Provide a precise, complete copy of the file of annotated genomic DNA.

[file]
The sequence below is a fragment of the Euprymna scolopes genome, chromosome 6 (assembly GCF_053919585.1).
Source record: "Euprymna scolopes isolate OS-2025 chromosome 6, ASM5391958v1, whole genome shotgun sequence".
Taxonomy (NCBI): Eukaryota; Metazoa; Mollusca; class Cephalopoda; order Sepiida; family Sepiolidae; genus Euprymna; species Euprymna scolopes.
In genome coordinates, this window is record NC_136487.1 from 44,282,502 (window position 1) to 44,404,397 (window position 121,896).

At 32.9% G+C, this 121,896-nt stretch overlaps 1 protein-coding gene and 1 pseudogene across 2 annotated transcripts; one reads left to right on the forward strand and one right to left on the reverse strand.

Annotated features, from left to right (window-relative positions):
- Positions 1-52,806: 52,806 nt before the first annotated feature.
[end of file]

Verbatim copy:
The sequence below is a fragment of the Euprymna scolopes genome, chromosome 6 (assembly GCF_053919585.1).
Source record: "Euprymna scolopes isolate OS-2025 chromosome 6, ASM5391958v1, whole genome shotgun sequence".
Taxonomy (NCBI): Eukaryota; Metazoa; Mollusca; class Cephalopoda; order Sepiida; family Sepiolidae; genus Euprymna; species Euprymna scolopes.
In genome coordinates, this window is record NC_136487.1 from 44,282,502 (window position 1) to 44,404,397 (window position 121,896).

At 32.9% G+C, this 121,896-nt stretch overlaps 1 protein-coding gene and 1 pseudogene across 2 annotated transcripts; one reads left to right on the forward strand and one right to left on the reverse strand.

Annotated features, from left to right (window-relative positions):
- Positions 1-52,806: 52,806 nt before the first annotated feature.